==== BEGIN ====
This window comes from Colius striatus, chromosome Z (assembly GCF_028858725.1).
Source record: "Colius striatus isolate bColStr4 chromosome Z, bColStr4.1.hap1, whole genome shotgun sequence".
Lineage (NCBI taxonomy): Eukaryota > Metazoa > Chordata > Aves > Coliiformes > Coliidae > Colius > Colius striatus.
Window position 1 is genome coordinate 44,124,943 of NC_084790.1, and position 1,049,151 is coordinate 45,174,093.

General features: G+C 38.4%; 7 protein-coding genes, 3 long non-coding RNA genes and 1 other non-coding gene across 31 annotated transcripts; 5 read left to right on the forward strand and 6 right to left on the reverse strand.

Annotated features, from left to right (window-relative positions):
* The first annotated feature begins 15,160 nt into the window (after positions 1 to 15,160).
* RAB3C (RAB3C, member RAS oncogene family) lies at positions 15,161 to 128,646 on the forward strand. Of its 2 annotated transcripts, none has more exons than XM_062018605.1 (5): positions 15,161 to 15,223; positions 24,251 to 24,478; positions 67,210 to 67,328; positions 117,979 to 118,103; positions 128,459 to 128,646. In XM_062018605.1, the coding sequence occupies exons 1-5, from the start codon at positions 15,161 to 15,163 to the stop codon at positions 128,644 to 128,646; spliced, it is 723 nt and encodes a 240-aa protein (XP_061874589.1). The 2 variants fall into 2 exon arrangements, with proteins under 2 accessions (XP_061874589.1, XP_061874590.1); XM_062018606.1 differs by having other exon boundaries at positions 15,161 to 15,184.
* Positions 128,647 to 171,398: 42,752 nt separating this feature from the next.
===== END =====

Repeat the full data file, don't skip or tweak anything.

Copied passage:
This window comes from Colius striatus, chromosome Z (assembly GCF_028858725.1).
Source record: "Colius striatus isolate bColStr4 chromosome Z, bColStr4.1.hap1, whole genome shotgun sequence".
Lineage (NCBI taxonomy): Eukaryota > Metazoa > Chordata > Aves > Coliiformes > Coliidae > Colius > Colius striatus.
Window position 1 is genome coordinate 44,124,943 of NC_084790.1, and position 1,049,151 is coordinate 45,174,093.

General features: G+C 38.4%; 7 protein-coding genes, 3 long non-coding RNA genes and 1 other non-coding gene across 31 annotated transcripts; 5 read left to right on the forward strand and 6 right to left on the reverse strand.

Annotated features, from left to right (window-relative positions):
* The first annotated feature begins 15,160 nt into the window (after positions 1 to 15,160).
* RAB3C (RAB3C, member RAS oncogene family) lies at positions 15,161 to 128,646 on the forward strand. Of its 2 annotated transcripts, none has more exons than XM_062018605.1 (5): positions 15,161 to 15,223; positions 24,251 to 24,478; positions 67,210 to 67,328; positions 117,979 to 118,103; positions 128,459 to 128,646. In XM_062018605.1, the coding sequence occupies exons 1-5, from the start codon at positions 15,161 to 15,163 to the stop codon at positions 128,644 to 128,646; spliced, it is 723 nt and encodes a 240-aa protein (XP_061874589.1). The 2 variants fall into 2 exon arrangements, with proteins under 2 accessions (XP_061874589.1, XP_061874590.1); XM_062018606.1 differs by having other exon boundaries at positions 15,161 to 15,184.
* Positions 128,647 to 171,398: 42,752 nt separating this feature from the next.